Java Performance Tuning
Java(TM) - see bottom of page
Our valued sponsors who help make this site possible
JProfiler: Get rid of your performance problems and memory leaks!
Training online: Threading Essentials course
Tips June 2009
Get rid of your performance problems and memory leaks!
Get rid of your performance problems and memory leaks!
Back to newsletter 103 contents
Performance tuning is about applying localized optimizations (Page last updated April 2009, Added 2009-06-30, Author Kirk Pepperdine, Publisher pepperdine). Tips:
- If you are not making life better for your users, you need to roll back on the "optimization".
- Throughput is inversely proportional to service time. Placing more load on a system will have the effect of increasing service time due to the effects of queuing which will in turn increase latency.
- If you decrease the latency in one subsystem you will increase the pressure on downstream subsystems (queues). If the downstream component's performance is close to the tipping point, the overall performance degradation could swamp out the positive benefits gained from tuning the upstream part of a system.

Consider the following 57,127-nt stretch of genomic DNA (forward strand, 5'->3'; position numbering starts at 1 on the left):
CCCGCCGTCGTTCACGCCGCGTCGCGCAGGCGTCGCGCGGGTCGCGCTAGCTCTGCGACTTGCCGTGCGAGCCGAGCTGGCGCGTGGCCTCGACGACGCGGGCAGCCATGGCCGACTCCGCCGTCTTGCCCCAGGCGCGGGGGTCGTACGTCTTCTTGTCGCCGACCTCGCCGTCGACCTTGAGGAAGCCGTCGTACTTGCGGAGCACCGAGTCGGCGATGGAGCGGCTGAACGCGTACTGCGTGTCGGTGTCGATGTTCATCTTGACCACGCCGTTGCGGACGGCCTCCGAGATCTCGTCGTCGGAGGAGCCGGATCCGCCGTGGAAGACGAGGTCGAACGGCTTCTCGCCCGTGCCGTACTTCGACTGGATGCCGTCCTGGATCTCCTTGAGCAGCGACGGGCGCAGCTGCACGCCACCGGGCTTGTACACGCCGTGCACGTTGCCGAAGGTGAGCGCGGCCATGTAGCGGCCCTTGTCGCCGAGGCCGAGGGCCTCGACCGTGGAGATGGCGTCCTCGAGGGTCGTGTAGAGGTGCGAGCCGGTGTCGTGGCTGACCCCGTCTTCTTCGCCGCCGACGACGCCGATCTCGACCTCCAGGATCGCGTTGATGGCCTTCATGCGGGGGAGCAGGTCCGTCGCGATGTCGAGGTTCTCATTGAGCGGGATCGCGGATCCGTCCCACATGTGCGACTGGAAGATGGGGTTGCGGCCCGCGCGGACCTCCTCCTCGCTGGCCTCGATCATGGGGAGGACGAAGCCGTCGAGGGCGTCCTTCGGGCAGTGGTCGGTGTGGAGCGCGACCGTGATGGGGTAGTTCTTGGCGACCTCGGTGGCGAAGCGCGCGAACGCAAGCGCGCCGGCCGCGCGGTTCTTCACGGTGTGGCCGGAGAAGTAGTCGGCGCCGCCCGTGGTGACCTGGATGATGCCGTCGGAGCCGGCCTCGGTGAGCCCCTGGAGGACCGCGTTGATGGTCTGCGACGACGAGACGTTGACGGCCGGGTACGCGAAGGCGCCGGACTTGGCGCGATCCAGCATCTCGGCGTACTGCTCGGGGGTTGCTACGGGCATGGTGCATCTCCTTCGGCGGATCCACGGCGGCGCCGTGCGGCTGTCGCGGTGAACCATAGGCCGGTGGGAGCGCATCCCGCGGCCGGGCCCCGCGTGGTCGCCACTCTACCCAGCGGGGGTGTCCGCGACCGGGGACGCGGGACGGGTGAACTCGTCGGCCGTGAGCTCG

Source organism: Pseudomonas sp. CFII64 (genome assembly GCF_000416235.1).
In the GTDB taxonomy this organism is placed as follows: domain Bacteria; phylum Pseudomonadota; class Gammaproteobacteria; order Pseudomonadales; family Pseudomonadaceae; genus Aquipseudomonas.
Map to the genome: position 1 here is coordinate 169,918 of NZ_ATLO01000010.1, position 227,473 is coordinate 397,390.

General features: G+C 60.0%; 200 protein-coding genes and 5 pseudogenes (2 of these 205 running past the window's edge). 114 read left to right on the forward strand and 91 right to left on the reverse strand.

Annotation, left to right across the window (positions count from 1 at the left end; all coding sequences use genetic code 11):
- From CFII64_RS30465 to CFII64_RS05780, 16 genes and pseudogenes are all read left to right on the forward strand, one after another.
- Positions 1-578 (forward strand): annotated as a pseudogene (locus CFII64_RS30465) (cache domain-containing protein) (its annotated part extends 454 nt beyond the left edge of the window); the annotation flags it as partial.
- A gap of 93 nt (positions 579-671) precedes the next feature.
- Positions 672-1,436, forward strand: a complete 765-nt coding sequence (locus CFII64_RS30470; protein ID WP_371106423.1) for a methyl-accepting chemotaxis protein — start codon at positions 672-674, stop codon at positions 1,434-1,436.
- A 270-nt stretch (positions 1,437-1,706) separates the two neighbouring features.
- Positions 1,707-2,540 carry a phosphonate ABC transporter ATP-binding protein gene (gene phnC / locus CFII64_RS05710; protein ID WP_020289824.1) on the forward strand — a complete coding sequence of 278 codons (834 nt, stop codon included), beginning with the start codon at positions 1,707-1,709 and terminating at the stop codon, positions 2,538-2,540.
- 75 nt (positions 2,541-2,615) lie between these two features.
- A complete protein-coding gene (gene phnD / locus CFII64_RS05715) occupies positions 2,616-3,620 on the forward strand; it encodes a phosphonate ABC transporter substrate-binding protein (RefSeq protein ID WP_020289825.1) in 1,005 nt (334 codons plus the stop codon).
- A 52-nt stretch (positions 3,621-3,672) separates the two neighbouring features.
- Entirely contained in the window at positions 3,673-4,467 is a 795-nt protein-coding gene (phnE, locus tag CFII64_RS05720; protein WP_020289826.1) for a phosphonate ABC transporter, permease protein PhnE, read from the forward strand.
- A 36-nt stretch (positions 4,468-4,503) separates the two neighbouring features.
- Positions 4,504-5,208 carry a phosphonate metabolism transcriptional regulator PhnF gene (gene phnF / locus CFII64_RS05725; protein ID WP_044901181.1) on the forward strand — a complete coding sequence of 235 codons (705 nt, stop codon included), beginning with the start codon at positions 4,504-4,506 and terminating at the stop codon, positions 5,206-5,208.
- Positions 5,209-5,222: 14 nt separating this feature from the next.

- The concurrent (CMS) collector isn't a good choice if your system relies on another system (external or otherwise) that is on the tipping point of it's performance curve. because the CMS collector allows application threads to reach any downstream bottleneck faster than it normally would. Once the downstream bottleneck pushed past the tipping point, it will add more to the response time budget than any gains made by the collector performance improvement.
An Introduction to Concurrent Java Programming (Page last updated May 2009, Added 2009-06-30, Author Stephen B. Morris, Publisher informIt). Tips:
- Excessive use of synchronization may lead to code that doesn't scale well.